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Gun owners urged to keep weapons in secure place

Hillsborough County sheriff's officials say guns keep ending up in the wrong hands, especially in east Hillsborough County.

And deputies say the blame lies partly with gun owners.

Hundreds of firearms are stolen each year. Perpetrators use them to commit violent crimes.

"There isn't a week that goes by when a firearm isn't taken," said Maj. Clyde Eisenberg, who oversees District 2. "If people would secure their guns in safes then burglars would not be able to go into homes and take them."

To cut down on thefts, the Sheriff's Office recently put up digital sign boards in Brandon and Valrico urging people to lock up their guns. Hillsborough County offers seminars on the responsibilities of gun ownership.

Still, the problem stays the same. Not better. Not worse. Just the same.

"Our advice is get an alarm system for your house," said Maj. Ron Hartley of District 4. "If there are guns where there is a break-in, chances are they're going to get taken. They are easy to sell and highly portable. It's a lot easier to fit a bunch of them in the trunk of your car than it is a flat-screen TV."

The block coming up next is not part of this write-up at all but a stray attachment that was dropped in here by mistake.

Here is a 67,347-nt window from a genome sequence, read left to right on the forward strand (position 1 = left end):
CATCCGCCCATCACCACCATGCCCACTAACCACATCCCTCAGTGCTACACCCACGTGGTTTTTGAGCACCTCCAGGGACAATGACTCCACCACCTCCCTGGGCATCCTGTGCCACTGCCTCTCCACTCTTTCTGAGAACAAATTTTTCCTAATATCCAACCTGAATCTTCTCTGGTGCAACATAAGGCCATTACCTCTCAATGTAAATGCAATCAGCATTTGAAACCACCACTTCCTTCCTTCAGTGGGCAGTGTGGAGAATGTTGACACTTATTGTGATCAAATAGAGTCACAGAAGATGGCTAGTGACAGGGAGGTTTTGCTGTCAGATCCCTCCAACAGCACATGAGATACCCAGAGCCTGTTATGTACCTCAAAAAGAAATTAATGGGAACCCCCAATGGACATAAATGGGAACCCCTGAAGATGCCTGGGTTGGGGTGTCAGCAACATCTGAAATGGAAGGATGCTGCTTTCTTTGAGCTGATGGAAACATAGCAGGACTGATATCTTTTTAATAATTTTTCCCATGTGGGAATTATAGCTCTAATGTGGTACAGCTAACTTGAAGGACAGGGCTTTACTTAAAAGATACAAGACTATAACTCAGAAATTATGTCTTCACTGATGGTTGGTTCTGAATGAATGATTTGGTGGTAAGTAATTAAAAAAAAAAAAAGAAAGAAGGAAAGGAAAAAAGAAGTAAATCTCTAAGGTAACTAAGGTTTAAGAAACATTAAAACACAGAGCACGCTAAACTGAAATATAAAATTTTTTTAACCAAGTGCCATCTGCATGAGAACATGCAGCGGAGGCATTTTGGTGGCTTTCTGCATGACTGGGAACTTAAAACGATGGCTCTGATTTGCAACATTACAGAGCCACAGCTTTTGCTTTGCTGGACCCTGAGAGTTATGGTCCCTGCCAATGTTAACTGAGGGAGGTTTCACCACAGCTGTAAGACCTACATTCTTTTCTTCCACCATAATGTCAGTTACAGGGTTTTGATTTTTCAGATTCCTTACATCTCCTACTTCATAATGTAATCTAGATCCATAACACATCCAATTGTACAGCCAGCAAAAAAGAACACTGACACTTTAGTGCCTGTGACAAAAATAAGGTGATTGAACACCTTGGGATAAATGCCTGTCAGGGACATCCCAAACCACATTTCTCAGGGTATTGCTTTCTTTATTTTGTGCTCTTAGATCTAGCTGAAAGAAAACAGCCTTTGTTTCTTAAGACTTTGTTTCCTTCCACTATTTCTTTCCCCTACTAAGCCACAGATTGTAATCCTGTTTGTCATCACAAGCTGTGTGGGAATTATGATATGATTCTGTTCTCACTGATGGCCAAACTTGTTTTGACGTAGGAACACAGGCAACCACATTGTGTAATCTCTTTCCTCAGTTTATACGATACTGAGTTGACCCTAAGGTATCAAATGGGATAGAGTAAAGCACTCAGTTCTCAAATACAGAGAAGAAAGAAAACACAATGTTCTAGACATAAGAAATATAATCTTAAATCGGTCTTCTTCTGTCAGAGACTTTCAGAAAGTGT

Car break-ins also pose a problem. Hunting rifles are swiped. Petty thieves walk away with handguns. Officials believe the problem is worse in east Hillsborough because the area is rural and people tend to own more firearms and keep them with them.

"Don't leave guns in your car and definitely don't leave them in the car with the door unlocked," Hartley said. "I've seen that one too many times."

Hartley explained burglars don't usually target homes or cars specifically for weapons. Once they break in, they treat weapons just like they do electronics, jewelry and other popular items. If something looks easy to grab, it gets added in with the loot.

Gun safes, which range from $50 to $1,200 online, help keep weapons out of the pile.

"A lot of people just have them in their dresser, under a mattress or in their bedroom drawer," Eisenberg said. "It's just something they grow up with, and we want to remind people it's a problem. "

It's a problem because felons prohibited from purchasing a gun count on obtaining them illegally.

"You certainly don't want (your gun) to be used in a violent crime," Eisenberg said.


Safety first

For more information on how to keep your weapons secured and out of criminal hands, visit

Gun owners urged to keep weapons in secure place 12/23/10 [Last modified: Thursday, December 23, 2010 3:30am]
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